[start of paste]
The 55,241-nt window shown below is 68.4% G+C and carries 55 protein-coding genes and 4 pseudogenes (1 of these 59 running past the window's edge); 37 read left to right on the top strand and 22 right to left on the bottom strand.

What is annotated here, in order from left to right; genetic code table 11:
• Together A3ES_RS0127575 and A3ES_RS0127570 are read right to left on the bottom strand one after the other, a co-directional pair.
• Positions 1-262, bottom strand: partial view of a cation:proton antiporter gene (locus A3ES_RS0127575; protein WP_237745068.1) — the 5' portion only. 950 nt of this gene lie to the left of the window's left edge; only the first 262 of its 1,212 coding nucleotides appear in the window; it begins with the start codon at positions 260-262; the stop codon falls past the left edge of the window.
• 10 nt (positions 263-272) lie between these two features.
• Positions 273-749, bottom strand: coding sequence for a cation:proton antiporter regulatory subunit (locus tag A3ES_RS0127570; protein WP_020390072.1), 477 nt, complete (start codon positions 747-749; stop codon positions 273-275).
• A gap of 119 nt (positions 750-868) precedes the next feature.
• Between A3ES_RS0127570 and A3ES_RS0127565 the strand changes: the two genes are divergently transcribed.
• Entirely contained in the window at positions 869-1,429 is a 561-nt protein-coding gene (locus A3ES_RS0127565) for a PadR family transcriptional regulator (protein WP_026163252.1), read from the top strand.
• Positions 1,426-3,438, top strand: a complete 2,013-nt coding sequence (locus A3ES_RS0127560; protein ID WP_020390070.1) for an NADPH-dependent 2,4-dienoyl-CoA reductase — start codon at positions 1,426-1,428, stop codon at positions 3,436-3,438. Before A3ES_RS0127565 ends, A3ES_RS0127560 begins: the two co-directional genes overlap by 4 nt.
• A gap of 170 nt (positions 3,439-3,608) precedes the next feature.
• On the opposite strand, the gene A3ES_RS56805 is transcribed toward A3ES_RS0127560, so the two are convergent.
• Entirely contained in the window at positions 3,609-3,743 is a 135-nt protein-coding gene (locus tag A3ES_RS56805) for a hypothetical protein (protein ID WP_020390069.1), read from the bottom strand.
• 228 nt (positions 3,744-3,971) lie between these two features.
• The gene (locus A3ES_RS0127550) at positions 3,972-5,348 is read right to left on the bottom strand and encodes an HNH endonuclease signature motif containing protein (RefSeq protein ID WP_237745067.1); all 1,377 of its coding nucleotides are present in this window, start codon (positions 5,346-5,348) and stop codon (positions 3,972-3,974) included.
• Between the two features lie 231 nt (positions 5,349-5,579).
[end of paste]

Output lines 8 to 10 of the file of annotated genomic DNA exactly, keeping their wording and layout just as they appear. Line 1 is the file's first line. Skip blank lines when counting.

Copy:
• Between A3ES_RS0127570 and A3ES_RS0127565 the strand changes: the two genes are divergently transcribed.
• Entirely contained in the window at positions 869-1,429 is a 561-nt protein-coding gene (locus A3ES_RS0127565) for a PadR family transcriptional regulator (protein WP_026163252.1), read from the top strand.
• Positions 1,426-3,438, top strand: a complete 2,013-nt coding sequence (locus A3ES_RS0127560; protein ID WP_020390070.1) for an NADPH-dependent 2,4-dienoyl-CoA reductase — start codon at positions 1,426-1,428, stop codon at positions 3,436-3,438. Before A3ES_RS0127565 ends, A3ES_RS0127560 begins: the two co-directional genes overlap by 4 nt.